Student Panel Explores Divestment’s Potential and Risks
April 6, 2013
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A panel of students knowledgeable about the pros and cons of divestment testified before ASWC last Saturday, April 5 in order to better inform ASWC senators in anticipation of a resolution concerning divestment being brought before the full senate.
Sophomore Ari Ronai-Durning and senior Abby Salzer spoke on behalf of the Campus Climate Challenge (CCC) and 350 Divestment Campaign, and explained the social and economic benefits of divesting the college’s endowment from fossil fuel companies, while junior Jamie Edison and senior Nehali Dave, who is the CEO and Chief Financial Officer for the Whitman Investment Corporation (WIC), explained potential drawbacks to divestment.
The divestment campaign at Whitman aims to convince the college to withdraw its investments in the 200 companies with the largest known fossil fuel reserves. While divestment would not have a direct financial impact on these companies, supporters of divestment believe it would help shift the political climate in the country which would eventually lead to legislation and a wider cultural shift.
“The only time [fossil fuel companies] are going to have an incentive [to not burn carbon reserves] is when legislation is passed,” said Salzer. “This campaign is about creating a political climate that is going to have political ramifications, so politicians can stand up and say ‘The status quo is changing, our culture is changing.'”
Critics of the campaign argue that this shift would not actually occur, and that Whitman could gain lower returns on its endowment, which would lead to higher tuition fees and less financial aid.
“Divestment doesn’t offer any solutions to climate change. It doesn’t offer any immediate results, it only [offers] potential political change, and it therefore is not worth the risk of losing any sum of money,” said Edison.
The potential financial impact of divestment was brought up by all four panelists over the course of the two-hour session. In an unprecedented move, Board of Trustee member, David Nierenberg tasked financial analyst Justin Rodegerdts with reviewing the college’s endowment to find how much is invested in the 200 companies targeted by the divestment campaign. Rodgerdts reviewed 80 percent of the endowment and projected that only 2 percent is directly invested in the fossil fuel companies. Representatives from the CCC shared Rodegerdts’ findings during the panel.
However, Whitman’s endowment is run by 55 separate independent financial managers who invest the endowment without direct guidance from the college. Nine of these managers are currently invested in fossil fuels. These nine managers together control 35 percent of the college’s endowment, all of which may need to be shifted to new managers should the managers not wish to change their practices. Dave explained during the panel that this transfer could endanger the college’s return on its endowment, as there are no colleges of similar caliber which have divested.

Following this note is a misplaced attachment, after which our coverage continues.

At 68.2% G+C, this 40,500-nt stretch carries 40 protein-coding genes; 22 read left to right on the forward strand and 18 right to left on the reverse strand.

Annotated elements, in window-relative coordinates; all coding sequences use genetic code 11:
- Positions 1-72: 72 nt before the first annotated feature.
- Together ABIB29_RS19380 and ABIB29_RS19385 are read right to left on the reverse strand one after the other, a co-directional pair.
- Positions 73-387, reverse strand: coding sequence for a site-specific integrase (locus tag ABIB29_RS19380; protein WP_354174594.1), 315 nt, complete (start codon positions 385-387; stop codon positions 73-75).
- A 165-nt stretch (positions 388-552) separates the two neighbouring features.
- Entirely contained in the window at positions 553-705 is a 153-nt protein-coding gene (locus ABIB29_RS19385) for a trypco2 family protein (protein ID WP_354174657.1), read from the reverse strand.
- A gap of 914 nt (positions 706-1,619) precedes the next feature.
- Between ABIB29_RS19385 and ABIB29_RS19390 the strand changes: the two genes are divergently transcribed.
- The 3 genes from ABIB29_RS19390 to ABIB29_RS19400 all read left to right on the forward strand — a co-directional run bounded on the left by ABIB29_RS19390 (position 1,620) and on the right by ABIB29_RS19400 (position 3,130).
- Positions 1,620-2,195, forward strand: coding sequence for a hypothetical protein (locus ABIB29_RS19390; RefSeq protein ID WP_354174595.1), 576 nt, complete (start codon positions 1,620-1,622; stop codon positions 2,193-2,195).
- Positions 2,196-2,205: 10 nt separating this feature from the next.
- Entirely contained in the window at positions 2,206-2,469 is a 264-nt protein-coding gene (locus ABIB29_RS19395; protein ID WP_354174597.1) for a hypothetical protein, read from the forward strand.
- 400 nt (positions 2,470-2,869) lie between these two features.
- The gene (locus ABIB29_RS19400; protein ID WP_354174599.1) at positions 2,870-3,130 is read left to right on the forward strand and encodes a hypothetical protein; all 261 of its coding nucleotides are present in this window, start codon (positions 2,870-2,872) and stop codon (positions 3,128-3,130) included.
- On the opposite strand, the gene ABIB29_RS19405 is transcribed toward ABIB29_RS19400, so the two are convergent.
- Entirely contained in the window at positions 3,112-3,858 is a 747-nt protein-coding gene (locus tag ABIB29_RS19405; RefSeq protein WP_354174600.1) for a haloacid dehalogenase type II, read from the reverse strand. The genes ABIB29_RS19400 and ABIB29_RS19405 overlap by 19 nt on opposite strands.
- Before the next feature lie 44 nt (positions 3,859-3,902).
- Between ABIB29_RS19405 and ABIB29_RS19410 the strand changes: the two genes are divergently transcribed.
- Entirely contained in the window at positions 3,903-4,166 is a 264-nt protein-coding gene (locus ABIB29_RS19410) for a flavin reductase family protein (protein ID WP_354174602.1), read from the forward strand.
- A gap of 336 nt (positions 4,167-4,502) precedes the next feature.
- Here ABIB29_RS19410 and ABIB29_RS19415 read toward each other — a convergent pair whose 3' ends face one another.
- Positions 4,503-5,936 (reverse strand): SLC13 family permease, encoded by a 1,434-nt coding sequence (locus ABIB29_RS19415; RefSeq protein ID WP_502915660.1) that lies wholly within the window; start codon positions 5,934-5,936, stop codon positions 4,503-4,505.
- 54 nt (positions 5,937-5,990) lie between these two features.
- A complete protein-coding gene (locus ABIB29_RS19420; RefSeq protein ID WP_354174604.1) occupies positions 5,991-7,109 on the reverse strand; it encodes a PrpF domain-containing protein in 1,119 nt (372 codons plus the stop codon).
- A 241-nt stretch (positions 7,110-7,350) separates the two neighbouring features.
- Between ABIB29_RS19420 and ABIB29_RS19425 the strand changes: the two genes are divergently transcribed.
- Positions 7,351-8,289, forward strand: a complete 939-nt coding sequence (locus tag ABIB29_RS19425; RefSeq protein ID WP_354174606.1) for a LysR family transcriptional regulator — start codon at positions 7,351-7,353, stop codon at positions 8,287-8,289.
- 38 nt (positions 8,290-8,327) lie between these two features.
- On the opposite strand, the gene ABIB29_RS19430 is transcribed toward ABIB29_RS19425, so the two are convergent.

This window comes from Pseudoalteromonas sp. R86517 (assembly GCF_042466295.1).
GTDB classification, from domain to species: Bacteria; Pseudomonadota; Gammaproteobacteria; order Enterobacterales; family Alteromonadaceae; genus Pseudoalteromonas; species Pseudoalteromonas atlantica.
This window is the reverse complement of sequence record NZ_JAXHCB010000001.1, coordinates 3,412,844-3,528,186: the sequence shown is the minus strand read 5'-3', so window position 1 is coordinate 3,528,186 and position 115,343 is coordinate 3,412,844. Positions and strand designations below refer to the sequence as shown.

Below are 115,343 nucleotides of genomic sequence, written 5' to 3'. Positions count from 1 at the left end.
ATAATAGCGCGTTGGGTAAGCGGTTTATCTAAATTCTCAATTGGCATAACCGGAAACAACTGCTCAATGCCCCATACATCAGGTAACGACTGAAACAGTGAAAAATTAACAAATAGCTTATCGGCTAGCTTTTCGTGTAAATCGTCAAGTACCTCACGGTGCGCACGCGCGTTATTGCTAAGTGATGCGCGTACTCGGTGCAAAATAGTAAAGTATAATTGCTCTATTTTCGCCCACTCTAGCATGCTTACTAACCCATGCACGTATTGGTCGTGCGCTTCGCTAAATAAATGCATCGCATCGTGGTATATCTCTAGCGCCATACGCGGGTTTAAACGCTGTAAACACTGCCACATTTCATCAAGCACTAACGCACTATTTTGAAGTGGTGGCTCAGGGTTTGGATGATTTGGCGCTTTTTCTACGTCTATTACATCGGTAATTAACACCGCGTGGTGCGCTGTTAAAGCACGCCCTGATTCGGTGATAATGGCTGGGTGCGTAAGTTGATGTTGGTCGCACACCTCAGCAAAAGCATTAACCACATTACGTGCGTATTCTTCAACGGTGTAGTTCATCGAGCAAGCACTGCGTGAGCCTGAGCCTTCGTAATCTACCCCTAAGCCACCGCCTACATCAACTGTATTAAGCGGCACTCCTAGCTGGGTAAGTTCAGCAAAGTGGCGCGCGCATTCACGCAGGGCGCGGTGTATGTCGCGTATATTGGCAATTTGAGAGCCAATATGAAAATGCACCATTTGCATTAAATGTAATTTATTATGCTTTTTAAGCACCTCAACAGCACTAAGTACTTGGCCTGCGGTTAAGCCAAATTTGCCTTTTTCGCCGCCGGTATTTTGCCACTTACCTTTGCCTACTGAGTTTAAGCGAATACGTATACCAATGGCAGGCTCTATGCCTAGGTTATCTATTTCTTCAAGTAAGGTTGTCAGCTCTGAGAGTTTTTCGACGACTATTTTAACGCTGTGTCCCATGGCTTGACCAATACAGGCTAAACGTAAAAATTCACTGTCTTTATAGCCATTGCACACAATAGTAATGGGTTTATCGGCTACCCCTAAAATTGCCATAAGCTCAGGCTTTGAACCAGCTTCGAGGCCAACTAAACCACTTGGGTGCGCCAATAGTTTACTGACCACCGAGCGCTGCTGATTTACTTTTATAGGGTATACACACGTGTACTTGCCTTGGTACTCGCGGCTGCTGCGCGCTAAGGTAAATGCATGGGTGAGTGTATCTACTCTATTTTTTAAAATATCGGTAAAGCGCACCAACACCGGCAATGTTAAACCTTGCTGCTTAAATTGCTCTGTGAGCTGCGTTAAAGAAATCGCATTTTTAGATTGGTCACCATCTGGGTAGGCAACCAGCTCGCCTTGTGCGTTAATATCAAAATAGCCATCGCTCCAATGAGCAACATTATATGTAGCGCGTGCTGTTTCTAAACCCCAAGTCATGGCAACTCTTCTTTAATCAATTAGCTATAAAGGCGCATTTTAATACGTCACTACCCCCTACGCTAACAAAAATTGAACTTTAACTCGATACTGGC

“The problem [with divestment] is we don’t know it’s impact unless we do it, or someone else does… You can say it’s a little risk, you can say it’s high risk, but you have to know there’s a risk, and you have to think about whether that risk is worth it,” said Dave.
One of the endowment managers invested in fossil fuels is the Whitman Investment Corporation, a student investment management group which manages a portfolio in order to learn about investment and economics. While members of WIC have varying views on divestment, the organization cannot divest its funds independently due to restrictions put in place by the alumni who donated funds to found the corporation. WIC members’ understanding of financial markets and investment has still proven a valuable resource to the CCC and 350 campaign, who recently started a financial work group to gather data on the economics of divestment and to work with WIC.
A point of agreement between all members of the ASWC panel was the dismissal of active shareholding, in which the college would use its investments to raise environmental concerns at board meetings as a means of affecting fossil fuel companies’ business models. While this strategy may work if Whitman had more investment in fossil-fuel companies, the college does not currently have anywhere near enough invested to have a significant voice in any of the companies’ practices.
“There’s an inherent flaw in shareholder activism for fossil fuels in particular,” said Ronai-Durning. “Active shareholding works to modify a flaw in the business model of a company, but unfortunately in fossil fuel companies the business model is the flaw … You can’t pass a shareholder resolution banning the company from selling the very products which generate its profit.”
Alongside the ASWC senators, dozens of students attended the hearing to learn about divestment, while others participated online through the use of a live-streaming. While the panel format and live-streaming are both new practices for ASWC, the high level of participation by both senators and students has led to the suggestion that more panels may take place in the future.
“I think [the panel] was a great opportunity for the senators to talk with people who know the most about these issues, without the restrictions of parliamentary procedure,” said ASWC President Kayvon Behroozian.
Behroozian plans to utilize live-streaming at the next ASWC senate, which will take place on Sunday, April 14th. At the senate ASWC will likely consider a resolution on whether or not to support divestment. Should ASWC choose to support divestment, Behroozian would likely speak with the faculty board to gather further support, and alert administrators to ASWC’s position. If no resolution is passed, the CCC would have to wait until next academic year before raising the issue with ASWC again.